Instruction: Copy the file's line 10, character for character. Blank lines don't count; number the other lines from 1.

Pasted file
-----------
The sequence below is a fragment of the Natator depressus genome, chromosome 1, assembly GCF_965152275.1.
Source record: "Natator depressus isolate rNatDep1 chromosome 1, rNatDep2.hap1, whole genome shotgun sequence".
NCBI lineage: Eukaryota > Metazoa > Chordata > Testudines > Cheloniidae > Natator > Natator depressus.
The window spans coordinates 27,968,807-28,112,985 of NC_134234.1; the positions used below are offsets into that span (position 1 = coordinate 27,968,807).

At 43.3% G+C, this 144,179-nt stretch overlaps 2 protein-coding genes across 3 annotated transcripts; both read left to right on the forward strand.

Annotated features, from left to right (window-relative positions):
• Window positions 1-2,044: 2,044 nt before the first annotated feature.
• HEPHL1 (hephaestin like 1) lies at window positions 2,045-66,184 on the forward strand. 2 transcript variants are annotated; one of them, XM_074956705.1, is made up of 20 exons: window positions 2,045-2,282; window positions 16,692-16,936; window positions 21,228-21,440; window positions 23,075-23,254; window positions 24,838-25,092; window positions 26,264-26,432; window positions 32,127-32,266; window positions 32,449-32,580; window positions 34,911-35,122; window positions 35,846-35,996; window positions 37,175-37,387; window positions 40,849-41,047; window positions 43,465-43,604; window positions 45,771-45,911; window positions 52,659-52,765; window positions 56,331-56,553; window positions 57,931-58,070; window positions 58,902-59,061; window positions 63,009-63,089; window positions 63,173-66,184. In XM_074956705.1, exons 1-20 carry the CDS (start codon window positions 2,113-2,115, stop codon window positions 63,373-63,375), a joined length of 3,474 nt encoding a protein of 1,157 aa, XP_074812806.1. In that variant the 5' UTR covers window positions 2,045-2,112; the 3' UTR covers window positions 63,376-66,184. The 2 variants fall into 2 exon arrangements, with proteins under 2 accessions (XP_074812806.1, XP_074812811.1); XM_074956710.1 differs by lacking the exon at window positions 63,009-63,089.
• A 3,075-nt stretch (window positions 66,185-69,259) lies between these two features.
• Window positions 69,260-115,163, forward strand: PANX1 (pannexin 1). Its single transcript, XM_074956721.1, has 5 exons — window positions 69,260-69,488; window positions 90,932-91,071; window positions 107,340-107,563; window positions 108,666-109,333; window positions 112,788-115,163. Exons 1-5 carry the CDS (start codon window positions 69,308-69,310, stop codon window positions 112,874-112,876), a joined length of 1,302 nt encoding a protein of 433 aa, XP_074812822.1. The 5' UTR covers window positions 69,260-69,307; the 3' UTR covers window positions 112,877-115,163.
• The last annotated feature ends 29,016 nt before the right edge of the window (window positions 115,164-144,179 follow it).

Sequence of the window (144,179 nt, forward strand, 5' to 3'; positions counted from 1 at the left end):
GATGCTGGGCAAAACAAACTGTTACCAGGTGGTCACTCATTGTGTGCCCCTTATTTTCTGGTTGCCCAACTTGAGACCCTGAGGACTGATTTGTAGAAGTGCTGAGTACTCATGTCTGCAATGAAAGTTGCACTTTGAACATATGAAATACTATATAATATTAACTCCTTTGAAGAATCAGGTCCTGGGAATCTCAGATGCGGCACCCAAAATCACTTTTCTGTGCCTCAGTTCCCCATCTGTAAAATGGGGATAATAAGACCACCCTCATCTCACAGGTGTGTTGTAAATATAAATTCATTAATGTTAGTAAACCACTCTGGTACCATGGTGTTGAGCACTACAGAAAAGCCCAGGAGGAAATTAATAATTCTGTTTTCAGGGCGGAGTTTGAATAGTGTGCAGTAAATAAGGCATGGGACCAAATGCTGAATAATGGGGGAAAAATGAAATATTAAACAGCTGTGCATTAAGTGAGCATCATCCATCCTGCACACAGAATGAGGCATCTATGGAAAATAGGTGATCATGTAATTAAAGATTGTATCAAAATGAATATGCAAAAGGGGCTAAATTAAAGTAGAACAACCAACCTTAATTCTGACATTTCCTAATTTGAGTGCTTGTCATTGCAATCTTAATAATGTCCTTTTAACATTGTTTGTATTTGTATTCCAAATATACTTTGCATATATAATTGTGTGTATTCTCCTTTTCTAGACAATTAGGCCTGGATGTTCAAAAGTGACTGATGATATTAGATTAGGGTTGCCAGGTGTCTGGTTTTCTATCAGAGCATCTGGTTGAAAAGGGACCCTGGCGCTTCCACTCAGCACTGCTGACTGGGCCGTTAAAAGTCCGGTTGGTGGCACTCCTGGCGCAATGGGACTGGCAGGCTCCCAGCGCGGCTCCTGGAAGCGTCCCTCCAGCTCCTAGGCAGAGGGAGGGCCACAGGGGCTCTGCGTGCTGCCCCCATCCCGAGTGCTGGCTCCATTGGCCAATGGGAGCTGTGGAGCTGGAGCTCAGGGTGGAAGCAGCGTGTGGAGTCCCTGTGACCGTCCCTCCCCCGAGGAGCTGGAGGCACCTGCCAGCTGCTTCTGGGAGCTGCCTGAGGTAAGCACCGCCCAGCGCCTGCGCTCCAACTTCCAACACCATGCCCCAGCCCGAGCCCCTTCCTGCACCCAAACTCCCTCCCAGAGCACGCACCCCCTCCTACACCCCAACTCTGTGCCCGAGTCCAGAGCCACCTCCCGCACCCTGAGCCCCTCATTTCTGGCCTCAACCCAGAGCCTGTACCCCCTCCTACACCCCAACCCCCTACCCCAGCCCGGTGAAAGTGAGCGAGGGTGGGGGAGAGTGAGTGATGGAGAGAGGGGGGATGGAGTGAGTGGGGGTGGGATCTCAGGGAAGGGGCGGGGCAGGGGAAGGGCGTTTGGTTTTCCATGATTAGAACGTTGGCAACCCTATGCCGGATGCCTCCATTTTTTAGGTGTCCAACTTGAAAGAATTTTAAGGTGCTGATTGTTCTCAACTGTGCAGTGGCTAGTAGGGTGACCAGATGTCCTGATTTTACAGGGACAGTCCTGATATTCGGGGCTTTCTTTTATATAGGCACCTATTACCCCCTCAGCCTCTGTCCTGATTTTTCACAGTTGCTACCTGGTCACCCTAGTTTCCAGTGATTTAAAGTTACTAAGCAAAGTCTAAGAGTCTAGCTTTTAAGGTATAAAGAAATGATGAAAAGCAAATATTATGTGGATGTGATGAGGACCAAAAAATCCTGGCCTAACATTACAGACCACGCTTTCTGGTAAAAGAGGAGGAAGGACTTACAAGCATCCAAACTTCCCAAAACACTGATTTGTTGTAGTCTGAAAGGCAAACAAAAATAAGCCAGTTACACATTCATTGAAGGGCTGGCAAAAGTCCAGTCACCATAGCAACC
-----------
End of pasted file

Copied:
• Window positions 69,260-115,163, forward strand: PANX1 (pannexin 1). Its single transcript, XM_074956721.1, has 5 exons — window positions 69,260-69,488; window positions 90,932-91,071; window positions 107,340-107,563; window positions 108,666-109,333; window positions 112,788-115,163. Exons 1-5 carry the CDS (start codon window positions 69,308-69,310, stop codon window positions 112,874-112,876), a joined length of 1,302 nt encoding a protein of 433 aa, XP_074812822.1. The 5' UTR covers window positions 69,260-69,307; the 3' UTR covers window positions 112,877-115,163.